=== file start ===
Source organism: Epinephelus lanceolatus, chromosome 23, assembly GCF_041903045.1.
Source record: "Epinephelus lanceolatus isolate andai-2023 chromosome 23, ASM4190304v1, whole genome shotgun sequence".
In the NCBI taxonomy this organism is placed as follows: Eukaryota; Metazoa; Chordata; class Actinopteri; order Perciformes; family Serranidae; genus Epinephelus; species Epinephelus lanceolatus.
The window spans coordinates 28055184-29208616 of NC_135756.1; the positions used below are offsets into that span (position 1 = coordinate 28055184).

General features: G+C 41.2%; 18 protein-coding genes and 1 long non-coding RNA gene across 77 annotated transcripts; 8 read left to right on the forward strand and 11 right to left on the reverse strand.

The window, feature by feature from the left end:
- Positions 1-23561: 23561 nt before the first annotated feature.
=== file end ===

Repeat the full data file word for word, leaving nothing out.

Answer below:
Source organism: Epinephelus lanceolatus, chromosome 23, assembly GCF_041903045.1.
Source record: "Epinephelus lanceolatus isolate andai-2023 chromosome 23, ASM4190304v1, whole genome shotgun sequence".
In the NCBI taxonomy this organism is placed as follows: Eukaryota; Metazoa; Chordata; class Actinopteri; order Perciformes; family Serranidae; genus Epinephelus; species Epinephelus lanceolatus.
The window spans coordinates 28055184-29208616 of NC_135756.1; the positions used below are offsets into that span (position 1 = coordinate 28055184).

General features: G+C 41.2%; 18 protein-coding genes and 1 long non-coding RNA gene across 77 annotated transcripts; 8 read left to right on the forward strand and 11 right to left on the reverse strand.

The window, feature by feature from the left end:
- Positions 1-23561: 23561 nt before the first annotated feature.